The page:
In my opinion that making then in a manner that resembles Allah’s creation is unlawful, because this constitutes making representations of living things, which is without doubt unlawful. But, if they come to us from the Christian or other non-Muslims, it is better, as I have said. With regard to buying them, we should buy other things which do not contain pictures, such a bicycles, or toy cars, or cranes or the like. As for the matter of cotton and other materials that are not lifelike representations, though they have limbs, a head and a neck, but do not have eyes or a nose, there is no objection to them, because they do not resemble Allah’s creation.
 
What is the ruling on making things similar to these dolls out of clay, then shaping them on the spot?
 
Every person who makes something that resembles Allah’s creation is included in the hadeeth: “The Prophet cursed the makers of pictures” ( Al-Bukhari in his Saheeh 5347) –and:
 
 
 
“The people most severely punished on the Day of Resurrection will be those who make pictures.” (Al-Bukhari 5950)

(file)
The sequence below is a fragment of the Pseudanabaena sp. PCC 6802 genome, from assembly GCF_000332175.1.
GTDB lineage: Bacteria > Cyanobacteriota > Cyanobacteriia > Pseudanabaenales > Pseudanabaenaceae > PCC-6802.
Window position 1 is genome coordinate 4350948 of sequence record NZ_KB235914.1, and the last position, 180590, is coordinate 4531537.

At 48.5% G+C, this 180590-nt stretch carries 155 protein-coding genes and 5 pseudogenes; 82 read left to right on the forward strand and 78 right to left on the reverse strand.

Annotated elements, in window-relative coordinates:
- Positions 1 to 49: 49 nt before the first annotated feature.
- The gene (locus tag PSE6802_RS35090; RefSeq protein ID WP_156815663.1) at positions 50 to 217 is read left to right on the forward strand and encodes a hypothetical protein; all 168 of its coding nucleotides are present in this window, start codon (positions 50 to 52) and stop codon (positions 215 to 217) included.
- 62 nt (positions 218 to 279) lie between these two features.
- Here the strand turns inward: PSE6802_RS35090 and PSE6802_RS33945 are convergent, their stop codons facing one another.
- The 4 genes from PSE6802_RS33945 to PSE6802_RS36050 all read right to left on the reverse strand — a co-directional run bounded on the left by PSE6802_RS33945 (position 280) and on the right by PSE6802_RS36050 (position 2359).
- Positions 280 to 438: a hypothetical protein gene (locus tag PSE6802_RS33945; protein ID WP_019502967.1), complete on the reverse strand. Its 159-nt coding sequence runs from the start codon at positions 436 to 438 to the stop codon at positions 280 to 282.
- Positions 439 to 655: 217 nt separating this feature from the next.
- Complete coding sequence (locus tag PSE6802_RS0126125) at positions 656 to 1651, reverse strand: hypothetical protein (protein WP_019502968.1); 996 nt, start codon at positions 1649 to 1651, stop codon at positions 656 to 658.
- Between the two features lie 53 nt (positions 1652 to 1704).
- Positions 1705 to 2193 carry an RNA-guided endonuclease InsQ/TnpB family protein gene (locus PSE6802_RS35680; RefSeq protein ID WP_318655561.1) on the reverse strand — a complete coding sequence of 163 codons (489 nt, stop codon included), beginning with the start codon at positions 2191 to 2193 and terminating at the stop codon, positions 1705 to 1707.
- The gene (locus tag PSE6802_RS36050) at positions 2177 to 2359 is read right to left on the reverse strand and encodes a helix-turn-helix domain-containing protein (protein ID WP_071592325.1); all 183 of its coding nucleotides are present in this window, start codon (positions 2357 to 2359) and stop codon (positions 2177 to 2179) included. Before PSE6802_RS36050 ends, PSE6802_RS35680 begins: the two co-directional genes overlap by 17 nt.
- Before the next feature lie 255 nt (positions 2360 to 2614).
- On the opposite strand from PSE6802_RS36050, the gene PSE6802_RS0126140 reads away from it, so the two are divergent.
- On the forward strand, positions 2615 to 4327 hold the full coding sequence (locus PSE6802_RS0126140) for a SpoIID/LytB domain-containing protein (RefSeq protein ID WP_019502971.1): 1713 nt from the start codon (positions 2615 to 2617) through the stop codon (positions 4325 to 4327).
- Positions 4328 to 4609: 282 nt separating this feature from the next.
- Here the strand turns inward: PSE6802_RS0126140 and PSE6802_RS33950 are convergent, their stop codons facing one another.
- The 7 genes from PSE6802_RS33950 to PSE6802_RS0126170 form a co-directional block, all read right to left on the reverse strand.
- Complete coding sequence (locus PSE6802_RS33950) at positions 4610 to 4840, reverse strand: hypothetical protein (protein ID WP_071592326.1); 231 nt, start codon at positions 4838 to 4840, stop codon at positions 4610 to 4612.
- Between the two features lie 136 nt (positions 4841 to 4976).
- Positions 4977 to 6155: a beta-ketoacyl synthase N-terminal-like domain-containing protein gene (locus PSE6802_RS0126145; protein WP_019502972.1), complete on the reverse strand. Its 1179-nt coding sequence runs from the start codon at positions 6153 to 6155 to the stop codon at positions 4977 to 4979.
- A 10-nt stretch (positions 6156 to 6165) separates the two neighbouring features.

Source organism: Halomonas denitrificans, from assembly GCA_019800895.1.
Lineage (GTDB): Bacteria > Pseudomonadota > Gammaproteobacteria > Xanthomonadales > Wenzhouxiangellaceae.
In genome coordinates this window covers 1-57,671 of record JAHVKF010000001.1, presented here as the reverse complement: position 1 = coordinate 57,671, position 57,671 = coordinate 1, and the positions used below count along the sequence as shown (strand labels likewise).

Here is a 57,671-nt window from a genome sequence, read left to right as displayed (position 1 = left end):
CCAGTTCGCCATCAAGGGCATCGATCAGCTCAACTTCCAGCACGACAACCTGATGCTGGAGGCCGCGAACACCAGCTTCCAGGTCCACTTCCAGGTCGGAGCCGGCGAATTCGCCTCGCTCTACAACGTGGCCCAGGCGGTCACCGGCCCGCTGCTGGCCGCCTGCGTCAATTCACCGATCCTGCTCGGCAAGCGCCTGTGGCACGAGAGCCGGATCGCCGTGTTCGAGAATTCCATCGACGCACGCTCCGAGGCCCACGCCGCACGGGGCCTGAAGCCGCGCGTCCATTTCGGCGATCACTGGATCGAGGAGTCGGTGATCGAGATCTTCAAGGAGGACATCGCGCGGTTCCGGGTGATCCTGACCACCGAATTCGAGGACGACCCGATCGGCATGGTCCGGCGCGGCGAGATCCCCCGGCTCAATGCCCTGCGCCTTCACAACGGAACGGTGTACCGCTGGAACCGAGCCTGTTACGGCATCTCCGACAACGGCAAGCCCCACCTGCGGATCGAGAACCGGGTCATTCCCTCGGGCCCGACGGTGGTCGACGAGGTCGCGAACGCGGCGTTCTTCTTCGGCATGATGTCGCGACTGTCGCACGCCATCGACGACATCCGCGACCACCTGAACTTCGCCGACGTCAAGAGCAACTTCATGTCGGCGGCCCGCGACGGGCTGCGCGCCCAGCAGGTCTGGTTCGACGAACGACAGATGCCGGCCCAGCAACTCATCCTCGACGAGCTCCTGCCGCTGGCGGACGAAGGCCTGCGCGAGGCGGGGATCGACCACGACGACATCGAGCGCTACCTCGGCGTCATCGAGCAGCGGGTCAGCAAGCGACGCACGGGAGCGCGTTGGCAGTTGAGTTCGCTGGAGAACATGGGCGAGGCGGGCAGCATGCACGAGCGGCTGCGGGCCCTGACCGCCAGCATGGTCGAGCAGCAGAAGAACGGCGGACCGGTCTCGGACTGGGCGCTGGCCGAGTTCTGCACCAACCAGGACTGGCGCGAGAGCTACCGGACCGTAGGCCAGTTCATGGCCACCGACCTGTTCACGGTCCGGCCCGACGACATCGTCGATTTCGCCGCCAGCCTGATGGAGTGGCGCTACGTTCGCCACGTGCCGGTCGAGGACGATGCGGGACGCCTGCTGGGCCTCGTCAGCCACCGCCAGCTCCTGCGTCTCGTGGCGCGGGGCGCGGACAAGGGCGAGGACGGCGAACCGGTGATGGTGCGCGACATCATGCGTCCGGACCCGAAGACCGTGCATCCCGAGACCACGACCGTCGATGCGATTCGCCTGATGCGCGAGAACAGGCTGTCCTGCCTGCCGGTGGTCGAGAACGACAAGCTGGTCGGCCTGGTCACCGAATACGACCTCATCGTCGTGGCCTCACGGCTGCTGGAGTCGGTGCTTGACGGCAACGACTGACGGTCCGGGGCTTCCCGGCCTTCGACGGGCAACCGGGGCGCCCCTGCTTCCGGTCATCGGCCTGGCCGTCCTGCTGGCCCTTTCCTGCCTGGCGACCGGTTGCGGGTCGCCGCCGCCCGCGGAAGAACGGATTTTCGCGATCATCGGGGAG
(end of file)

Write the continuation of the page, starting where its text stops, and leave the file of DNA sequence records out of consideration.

But as I have said, if the representation is not clear, in that it does not have eyes, a nose, a mouth or fingers, this is not a complete representation and does not resemble the creation of Allah, he Almighty, the All-powerful.
 
When children play together, the boy acts the part of a father and the girl acts the part of a mother. Should they be encouraged to do this, or should they be prohibited from doing it?
 
I believe that they should be prevented from doing it, because this may lead to the boy sleeping with her. And closing the door (to this) is better.
 
There are some stories, the purpose of which is to teach or amuse children which take different forms: some of tell stories of talking animals, for example, in order to teach children the evil consequences of telling lies. One of them relates how a fox pretended to be a doctor in order to lie to a children and deceived it, then the fox fell into a hole because of his untruthfulness. What is your opinion about such stories?